The capital city of Seoul is in the top tier for regulatory structure and scored high for ease of doing business and digital infrastructure – all criteria in which the government has a strong influence. Its grassroots’ embrace of crypto puts the country within the top 15% of the world in the crypto adoption index. But as the most populous hub in our final 15, it was hurt by a low opportunities score, which is a measurement of per-capita crypto jobs, companies and events. The sparse postings could be due to a cultural or language barrier, however, as we measured activity on Linkedin, Eventbrite and Meetup.com.
For more on the criteria and how we weighted them, see: How We Ranked CoinDesk’s Crypto Hubs 2023: Our Methodology.
Earlier this year XRP was soaring, and at first it wasn’t entirely clear why. It later became evident that this was just another example of how Korean retail investors have the power to move global markets. At the time UpBit, Korea’s biggest exchange, led global XRP trading volumes with more than $790 million in tokens traded over 24 hours, overtaking volumes on Binance, the largest exchange in the world.
This is just one instance. Korean retail traders are known for pushing up other coins as well – and no, that’s not just smaller altcoins. The Korean won is consistently in the top three national currencies traded against Bitcoin, according to Coinhills. More generally, awareness of and interest in crypto is relatively high. Korea’s Financial Intelligence Unit (FIU) reported in September that there were nearly seven million registered crypto users in Korea. That’s roughly 14% of the total population.
It’s not surprising that such a powerful retail market would help vault Seoul onto a list of global crypto hubs. But Seoul is appealing in plenty of other ways: It’s a fast-paced and entrepreneurial city in an often fast-paced and entrepreneurial region. It’s no secret that Asia’s prominence in crypto is on the rise, especially after regulatory crackdowns in the United States.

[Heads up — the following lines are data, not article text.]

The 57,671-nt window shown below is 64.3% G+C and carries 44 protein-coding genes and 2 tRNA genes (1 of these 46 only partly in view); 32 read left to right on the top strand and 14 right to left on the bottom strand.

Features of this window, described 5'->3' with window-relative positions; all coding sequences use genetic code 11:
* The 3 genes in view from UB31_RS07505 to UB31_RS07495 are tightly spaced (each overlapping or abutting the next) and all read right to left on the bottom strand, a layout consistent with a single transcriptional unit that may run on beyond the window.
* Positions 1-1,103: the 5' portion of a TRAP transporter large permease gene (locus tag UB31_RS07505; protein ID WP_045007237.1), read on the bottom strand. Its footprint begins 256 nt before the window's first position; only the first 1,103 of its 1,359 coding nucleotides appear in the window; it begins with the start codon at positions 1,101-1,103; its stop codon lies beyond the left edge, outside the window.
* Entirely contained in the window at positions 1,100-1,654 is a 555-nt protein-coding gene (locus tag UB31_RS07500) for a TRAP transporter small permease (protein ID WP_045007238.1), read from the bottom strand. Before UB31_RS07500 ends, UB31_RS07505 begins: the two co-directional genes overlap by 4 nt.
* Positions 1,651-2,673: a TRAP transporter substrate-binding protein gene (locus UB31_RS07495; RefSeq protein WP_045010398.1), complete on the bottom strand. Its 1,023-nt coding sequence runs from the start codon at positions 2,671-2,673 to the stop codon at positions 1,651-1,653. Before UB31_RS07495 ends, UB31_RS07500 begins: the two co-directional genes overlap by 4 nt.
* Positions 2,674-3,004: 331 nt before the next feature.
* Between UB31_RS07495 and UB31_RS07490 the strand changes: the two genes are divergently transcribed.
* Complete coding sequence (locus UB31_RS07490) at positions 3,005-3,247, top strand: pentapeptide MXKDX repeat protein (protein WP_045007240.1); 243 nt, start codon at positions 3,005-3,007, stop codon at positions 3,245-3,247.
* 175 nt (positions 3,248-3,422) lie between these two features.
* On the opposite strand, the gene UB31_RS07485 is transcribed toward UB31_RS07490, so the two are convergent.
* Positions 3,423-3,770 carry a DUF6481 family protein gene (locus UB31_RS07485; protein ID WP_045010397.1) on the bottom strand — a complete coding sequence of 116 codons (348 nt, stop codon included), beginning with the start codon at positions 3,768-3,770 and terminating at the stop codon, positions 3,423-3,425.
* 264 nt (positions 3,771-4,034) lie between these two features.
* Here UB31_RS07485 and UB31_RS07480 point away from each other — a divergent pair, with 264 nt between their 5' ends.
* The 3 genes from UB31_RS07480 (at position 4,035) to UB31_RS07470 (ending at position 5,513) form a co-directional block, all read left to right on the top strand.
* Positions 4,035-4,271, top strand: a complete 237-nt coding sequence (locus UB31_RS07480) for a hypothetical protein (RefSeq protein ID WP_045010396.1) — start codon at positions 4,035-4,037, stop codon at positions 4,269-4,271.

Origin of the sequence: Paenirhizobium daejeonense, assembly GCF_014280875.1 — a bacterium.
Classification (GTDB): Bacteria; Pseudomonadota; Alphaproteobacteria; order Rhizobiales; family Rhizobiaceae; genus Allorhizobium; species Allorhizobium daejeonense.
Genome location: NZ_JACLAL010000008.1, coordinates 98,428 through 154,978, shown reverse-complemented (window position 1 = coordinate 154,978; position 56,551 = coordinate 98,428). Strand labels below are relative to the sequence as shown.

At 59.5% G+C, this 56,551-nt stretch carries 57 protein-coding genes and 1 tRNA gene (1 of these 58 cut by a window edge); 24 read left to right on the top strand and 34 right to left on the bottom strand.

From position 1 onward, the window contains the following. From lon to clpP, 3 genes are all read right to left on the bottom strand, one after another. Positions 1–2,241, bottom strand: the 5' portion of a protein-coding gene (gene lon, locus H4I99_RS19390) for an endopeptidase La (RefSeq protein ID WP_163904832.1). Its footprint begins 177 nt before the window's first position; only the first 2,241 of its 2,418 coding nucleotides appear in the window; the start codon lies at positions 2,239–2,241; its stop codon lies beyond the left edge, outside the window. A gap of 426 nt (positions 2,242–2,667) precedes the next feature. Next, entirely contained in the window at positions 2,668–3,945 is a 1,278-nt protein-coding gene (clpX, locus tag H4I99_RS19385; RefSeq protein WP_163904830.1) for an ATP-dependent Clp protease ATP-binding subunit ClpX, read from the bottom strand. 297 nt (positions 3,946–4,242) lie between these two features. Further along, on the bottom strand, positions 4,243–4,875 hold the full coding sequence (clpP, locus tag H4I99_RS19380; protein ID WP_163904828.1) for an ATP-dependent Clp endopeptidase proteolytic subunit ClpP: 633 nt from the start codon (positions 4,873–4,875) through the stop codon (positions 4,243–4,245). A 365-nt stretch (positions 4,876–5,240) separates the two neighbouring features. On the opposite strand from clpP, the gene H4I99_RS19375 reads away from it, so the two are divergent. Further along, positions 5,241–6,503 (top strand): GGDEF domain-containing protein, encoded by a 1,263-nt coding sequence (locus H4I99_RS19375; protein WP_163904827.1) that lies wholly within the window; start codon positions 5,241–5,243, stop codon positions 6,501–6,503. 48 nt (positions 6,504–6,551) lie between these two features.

Members of South Korea’s crypto community explained Seoul’s appeal in a few ways. One was an openness to experimentation. Another was Korea’s prowess in gaming. A third was simply its community of “builders.”
It certainly doesn’t hurt to have good Internet connectivity and a relatively mobile-savvy population. Literally nearly all South Koreans – 99.9% according to the government – have broadband internet access at home, and no other country comes close to South Korea’s 5G download speed of 432.7 Mbps, according to Statista. Some say that not knowing Korean can be a bit of an obstacle, but others say that the tech community knows English and people are also willing to learn.
A bigger obstacle, at least for now, might be Korea’s regulatory situation. President Yoon Suk-Yeol’s came to power with the promise of a crypto-friendly agenda. But he took office in May of 2022, the same month as the spectacular crash of the algorithmic stablecoin project Terra Luna. Terra Luna’s crash had a special impact in Korea — as its Terraform Labs co-founder Do Kwon was born in Korea and the project was extremely popular there. Korean media reported some 200,000 local victims of the crash. The project’s collapse seems to have dampened political enthusiasm for crypto, at least temporarily. Some in the Korean community complain that regulation is mostly focused on fighting crime like money laundering, rather than on fostering growth and development of the industry.
With Do Kwon’s arrest in Montenegro, the political mood may finally be thawing. But even if not, the next bull run could be all that it takes to give an extra push to this already vibrant market. Or as one Seoul-based crypto executive told me, “Crypto craze during a bull market is exciting anywhere in the world, we turn it up a few notches and make it f**king amazing in Seoul.”
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